30 pages 1 hour read

James Joyce


Fiction | Short Story | Adult | Published in 1904

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Summary and Study Guide

Summary: “Eveline”

“Eveline” is the fourth short story in James Joyce’s Dubliners collection, completed in 1907 and published in London in 1914. This story, like the others in Dubliners, reveals Joyce’s view of Ireland, then a British colony, as existing in a state of paralysis. Alongside this broader theme, “Eveline” also explores topics like duty versus freedom, English imperialism, and individual autonomy. Nearly a story of a young woman escaping the confines of her abusive and lonely home, Joyce instead uses Eveline as a stand-in for an Ireland continually frozen and held back by the tendrils of colonialism, both English and Roman Catholic. Joyce builds on these themes and some of the characters introduced in Dubliners in his later works.

This guide refers to the 1991 Dover Thrift edition of Dubliners.

Joyce introduces the reader to Eveline as she leans against her home’s front window, observing passersby and reminiscing about happier days playing with her brothers and the neighborhood children in a field. New brick homes now stand on that field. Thinking of all the people who have left the neighborhood or even Ireland, she observes the room around her and considers the “familiar objects from which she had never dreamed of being divided” (20). Among these family possessions is the photo of a priest who, according to her father, is now in Melbourne.

The memory of this priest brings Eveline back to the present, reminding her of the fact that she, like the priest before her, is now planning to leave home. Focusing now on the question of whether leaving home is wise, she acknowledges that she has shelter, food, and the safety of familiarity in Ireland, although she has had to work hard. Here Joyce explores the conflict within Eveline, who vacillates between choosing duty and freedom throughout the rest of this four-page narrative. She wonders what people at the Stores, her workplace, would say when they found out she left with a man. This memory ends as Eveline recalls her boss, the overbearing Miss Gavan, who treats her poorly.

In comparison to Miss Gavan, the Stores, and elements of her home life, Eveline’s future home—outside Ireland—is appealing. Eveline rehearses her reasons for fleeing Ireland for Argentina as she contemplates her journey. These include the threat of her father’s violence and the difficulty she has as the only daughter and sole caretaker for her siblings. Harry and Ernest, her brothers, can no longer protect her, as Ernest is dead and Harry is in the country more often than not for church decorating business. In their place, Eveline works hard, often fighting her father for control of the family money so she can buy groceries. Keeping the family fed, caring for the two children in her charge, and arguing with her father exhaust her, and she dreams of marrying and being treated with respect in her new home. Despite these reasons for leaving, Eveline thinks to herself, “now that she was about to leave it she did not find it a wholly undesirable life” (21).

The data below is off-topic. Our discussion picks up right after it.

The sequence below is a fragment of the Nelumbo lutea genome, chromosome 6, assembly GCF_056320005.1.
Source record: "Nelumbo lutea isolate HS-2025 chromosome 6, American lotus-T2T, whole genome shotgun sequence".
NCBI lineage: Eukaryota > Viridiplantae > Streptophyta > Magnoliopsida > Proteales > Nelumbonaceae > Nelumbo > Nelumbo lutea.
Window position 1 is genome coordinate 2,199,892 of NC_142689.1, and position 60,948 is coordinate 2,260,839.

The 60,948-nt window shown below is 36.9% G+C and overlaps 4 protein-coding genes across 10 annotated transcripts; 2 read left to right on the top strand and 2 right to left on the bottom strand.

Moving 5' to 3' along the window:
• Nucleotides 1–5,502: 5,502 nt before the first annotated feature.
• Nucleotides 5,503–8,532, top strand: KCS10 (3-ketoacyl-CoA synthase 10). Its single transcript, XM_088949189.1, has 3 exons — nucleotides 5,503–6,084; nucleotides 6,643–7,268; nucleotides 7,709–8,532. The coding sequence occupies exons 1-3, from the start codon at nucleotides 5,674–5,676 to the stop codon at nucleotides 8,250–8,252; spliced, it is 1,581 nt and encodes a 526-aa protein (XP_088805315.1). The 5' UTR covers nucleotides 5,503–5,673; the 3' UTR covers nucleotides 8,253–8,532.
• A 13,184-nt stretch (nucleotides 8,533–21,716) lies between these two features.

Eveline yet again returns to her reasons to go, focusing this time on the man providing this opportunity: Frank, a sailor with a home in Buenos Aires. Frank, Eveline believes, is “very kind, manly, open-hearted” (21). Through Eveline’s memories, her love story with Frank unfolds, including their outing to see the Irish opera The Bohemian Girl and Frank’s singing and teasing. Eveline admits that she began the relationship simply because she was excited by a man’s interest in her, but she eventually grew to like him, especially his exciting tales about sailing around the world. Eveline’s father forbade her from seeing Frank, and the secrecy intensified her relationship with Frank, whom she now calls “her lover” (22).

The deepening evening light recalls Eveline to the present yet again. The letters in her lap—one to Harry and one to her father—make her think of her father. She thinks he will miss her, and she reminisces about the times he had been kind to her.

Eveline notes that the hour of her departure is approaching, but still, she observes the road. She soon hears a street organ playing the very same Italian song that she heard the night her mother died. At this, Eveline recalls her mother’s final, mysterious words: “Derevaun Seraun! Derevaun Seraun!” (23). The memory and the reminder of her mother’s “life of commonplace sacrifices closing in final craziness” terrify her (23). Listening to the impulse to run from this terror, Eveline flees to the docks as she clings to the belief that Frank will provide safety and, eventually, love.

The final scene of “Eveline” opens on the dock, where Frank holds Eveline’s hand and explains details about the passage. Eveline observes the dock blankly, only half comprehending. She begins to pray, asking “God to direct her, to show her what was her duty” (23), revealing the beginnings of another possible change of heart. Wondering if she could really go back on her word to Frank, she experiences distress and nausea and continues to pray, clinging to the iron railing.

Frank runs to the boat, calling for Eveline to follow him. Eveline’s final decision comes as she thinks to herself, “All the seas of the world tumbled about her heart. He was drawing her into them: he would drown her” (23). The story closes with Frank on the boat, calling to a passive, frozen Eveline. The final image is of her eyes, blank and offering no feelings of love or regret to her former lover as he sails away and watches her on the dock.